“We’re not expecting the United States to get involved in any fight we might have with China; rather, our concern is what are you doing to protect and advance your interests?”
—Senior Southeast Asian diplomat, circa late 2014.
If the past decade is prologue, sometime in the next four years developments in the South China Sea will again call into question U.S. interests and commitments in Southeast Asia. The mid-April visit of Vice President Pence to Indonesia and Australia offers an opportunity to define U.S. policy toward the region.
For some perspective, a brief look back:
In 2013, Beijing began land-reclamation projects on reefs in the Spratly islands, which it had occupied and claimed as being under Chinese sovereignty. The Obama administration responded with a series of demarches opposing unilateral change in the status quo and championing a rules-based order to govern activities in the region, which Beijing summarily dismissed and continued land-reclamation activities.
In Washington, by early 2015, there was a growing recognition of the need for a response beyond diplomacy. This resulted in the Freedom of Navigation operation that took place in October 2015, a month after the Obama-Xi Summit in California and two months before the Climate Change summit in Paris – reflecting President Obama’s climate change and China policy priorities.
At the September Summit, President Xi promised that China would not “militarize” the newly created islands. Recently, CSIS’ Maritime Transparency Initiative reported that China was nearing completion of military and dual-use infrastructure projects on Subi, Fiery Cross and Mischief Reefs, effecting a unilateral change in the status quo.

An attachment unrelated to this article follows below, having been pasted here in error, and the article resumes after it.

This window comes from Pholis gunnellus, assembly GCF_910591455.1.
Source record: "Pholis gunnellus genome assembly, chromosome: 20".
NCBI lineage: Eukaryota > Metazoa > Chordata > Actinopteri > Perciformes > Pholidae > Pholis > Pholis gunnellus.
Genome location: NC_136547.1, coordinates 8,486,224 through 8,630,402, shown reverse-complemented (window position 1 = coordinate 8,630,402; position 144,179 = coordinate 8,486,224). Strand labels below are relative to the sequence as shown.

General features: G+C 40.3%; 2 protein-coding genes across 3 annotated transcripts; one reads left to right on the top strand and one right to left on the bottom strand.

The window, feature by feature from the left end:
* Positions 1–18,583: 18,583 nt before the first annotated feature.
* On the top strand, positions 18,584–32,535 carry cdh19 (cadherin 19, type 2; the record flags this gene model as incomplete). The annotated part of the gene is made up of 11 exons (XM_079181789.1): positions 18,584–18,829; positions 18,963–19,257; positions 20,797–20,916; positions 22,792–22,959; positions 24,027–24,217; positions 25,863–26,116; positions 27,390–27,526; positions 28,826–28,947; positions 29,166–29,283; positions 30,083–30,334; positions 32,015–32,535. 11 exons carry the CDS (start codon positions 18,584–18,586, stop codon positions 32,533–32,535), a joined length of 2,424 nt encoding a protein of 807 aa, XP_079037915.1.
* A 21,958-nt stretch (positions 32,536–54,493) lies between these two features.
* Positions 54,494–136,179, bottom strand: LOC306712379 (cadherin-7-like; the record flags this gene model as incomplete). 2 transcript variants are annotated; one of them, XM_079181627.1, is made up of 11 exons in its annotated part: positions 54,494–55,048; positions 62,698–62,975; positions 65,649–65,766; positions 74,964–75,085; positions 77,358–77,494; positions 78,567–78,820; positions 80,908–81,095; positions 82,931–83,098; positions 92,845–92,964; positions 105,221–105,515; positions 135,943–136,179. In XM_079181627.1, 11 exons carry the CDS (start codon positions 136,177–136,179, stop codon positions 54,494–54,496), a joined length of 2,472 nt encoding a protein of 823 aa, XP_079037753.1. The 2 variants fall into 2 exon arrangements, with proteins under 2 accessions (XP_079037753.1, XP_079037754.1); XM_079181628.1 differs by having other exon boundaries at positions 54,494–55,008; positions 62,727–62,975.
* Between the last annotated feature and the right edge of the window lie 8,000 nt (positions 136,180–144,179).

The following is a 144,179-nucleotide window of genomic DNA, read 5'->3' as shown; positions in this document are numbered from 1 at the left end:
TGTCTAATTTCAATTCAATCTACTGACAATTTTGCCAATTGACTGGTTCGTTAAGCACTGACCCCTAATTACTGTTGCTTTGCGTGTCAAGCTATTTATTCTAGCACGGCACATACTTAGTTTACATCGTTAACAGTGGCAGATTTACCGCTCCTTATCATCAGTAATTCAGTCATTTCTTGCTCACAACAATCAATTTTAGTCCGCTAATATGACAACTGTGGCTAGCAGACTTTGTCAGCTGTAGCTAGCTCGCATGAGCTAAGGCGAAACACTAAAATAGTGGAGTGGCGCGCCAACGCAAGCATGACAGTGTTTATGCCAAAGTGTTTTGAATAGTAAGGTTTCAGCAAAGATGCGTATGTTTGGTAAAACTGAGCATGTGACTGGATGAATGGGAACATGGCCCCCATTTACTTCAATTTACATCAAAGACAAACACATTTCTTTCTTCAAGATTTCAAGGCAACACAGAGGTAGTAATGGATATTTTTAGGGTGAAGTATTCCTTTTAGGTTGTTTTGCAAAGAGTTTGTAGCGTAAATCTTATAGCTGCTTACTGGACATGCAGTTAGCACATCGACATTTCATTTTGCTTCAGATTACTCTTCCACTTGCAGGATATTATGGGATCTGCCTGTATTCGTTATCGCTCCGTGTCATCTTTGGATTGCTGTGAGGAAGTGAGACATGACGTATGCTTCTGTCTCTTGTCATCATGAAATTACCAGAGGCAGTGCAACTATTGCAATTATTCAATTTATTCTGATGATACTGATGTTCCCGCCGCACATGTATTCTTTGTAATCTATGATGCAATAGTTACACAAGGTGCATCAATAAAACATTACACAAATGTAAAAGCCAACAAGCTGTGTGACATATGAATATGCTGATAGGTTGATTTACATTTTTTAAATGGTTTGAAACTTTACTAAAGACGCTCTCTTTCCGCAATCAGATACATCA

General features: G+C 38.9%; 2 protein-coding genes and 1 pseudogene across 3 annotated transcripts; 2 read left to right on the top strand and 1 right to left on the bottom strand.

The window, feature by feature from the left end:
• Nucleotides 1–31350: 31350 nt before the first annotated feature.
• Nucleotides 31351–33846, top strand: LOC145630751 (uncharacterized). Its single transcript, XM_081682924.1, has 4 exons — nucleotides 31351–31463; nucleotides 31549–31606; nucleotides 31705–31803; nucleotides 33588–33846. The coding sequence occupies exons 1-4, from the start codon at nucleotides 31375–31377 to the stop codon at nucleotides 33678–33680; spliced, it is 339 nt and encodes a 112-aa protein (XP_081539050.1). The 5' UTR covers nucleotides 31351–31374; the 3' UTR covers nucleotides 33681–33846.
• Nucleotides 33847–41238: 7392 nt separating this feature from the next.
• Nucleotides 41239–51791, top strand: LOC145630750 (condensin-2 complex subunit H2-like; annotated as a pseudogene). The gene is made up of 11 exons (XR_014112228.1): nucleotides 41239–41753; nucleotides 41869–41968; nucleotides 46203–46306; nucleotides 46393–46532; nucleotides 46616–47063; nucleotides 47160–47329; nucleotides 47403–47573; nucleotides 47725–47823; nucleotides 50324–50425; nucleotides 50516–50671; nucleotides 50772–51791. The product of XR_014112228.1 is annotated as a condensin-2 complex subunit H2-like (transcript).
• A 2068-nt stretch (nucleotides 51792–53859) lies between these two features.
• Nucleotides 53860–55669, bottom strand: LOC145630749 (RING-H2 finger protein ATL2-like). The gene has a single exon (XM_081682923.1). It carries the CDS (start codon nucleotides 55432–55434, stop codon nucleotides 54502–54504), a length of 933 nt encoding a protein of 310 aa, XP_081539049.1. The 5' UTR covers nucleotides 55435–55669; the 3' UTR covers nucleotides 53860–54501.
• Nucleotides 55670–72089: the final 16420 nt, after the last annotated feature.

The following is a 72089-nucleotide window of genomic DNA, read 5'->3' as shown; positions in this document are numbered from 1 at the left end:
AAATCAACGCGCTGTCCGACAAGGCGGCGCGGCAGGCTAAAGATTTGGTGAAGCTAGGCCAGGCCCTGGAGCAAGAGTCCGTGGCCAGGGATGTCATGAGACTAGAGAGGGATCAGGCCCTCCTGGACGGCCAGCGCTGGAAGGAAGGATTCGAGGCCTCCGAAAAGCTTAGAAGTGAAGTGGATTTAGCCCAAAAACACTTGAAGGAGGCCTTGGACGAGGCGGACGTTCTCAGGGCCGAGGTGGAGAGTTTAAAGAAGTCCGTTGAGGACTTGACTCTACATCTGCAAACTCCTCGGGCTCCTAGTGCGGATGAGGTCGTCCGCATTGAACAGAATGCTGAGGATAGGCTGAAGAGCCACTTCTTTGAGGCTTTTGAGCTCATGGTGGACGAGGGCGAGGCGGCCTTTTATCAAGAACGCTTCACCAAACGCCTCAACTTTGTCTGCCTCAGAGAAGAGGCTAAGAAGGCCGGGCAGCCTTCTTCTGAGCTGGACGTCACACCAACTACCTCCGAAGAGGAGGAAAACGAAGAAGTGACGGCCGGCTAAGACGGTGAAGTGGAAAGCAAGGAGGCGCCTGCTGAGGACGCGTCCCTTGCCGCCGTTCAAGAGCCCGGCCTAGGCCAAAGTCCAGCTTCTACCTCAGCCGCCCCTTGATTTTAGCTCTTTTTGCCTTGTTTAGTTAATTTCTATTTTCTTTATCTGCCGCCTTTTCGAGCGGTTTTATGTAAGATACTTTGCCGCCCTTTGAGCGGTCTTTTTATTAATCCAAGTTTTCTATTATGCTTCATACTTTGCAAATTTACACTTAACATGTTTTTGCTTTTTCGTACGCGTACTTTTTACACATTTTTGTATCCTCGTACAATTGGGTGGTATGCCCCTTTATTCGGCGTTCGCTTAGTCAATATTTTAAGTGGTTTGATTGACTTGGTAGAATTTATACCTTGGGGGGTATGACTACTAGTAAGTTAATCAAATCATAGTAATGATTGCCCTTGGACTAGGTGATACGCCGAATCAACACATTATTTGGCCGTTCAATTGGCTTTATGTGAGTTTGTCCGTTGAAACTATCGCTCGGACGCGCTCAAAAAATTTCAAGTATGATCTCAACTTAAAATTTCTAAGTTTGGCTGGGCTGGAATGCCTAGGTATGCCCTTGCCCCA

Having achieved its strategic objectives, Beijing is now tactically pivoting from the assertiveness that characterized Chinese policy since 2010 and moving to consolidate the new status quo. In a series of deals with the Philippines, Malaysia and Vietnam – all states involved in the South China Sea disputes—Beijing has moved to recover the diplomatic initiative and to champion regional cooperation (See the remarks of Vice Minister of Foreign Affairs Liu Zhenmin at the Boao Forum, March 26, 2017) and to push for a June conclusion of a Code of Conduct to govern activities in the South China Sea, long advocated by U.S. diplomacy.
Where do we go from here:
- China’s actions have effected a new status quo in the South China Sea, one that, at least in peacetime, will enhance Chinese influence in the region. In the absence of conflict with China, it is not within U.S. power to reverse this development. To insist that this “really cannot be allowed to stand” (Sebastian Gorka, Briebart News, March 31), without acting to reverse the new status quo will only speak to a hollowness in U.S. policy. See President Obama/Syria/Red Lines.
- China is the leading trading partner with countries across the Asia-Pacific region and is prepared to exercise that leverage to influence outcomes in its direction, as the Philippines, Vietnam and now South Korea have experienced.
- The countries of Southeast Asia are hedging — against both growing Chinese influence and a perception of a declining U.S. interest in the region. Southeast Asia is focused overwhelmingly on its own economic development which is dependent on the regional stability and the observance of a rules-based order in the maritime domain – and China.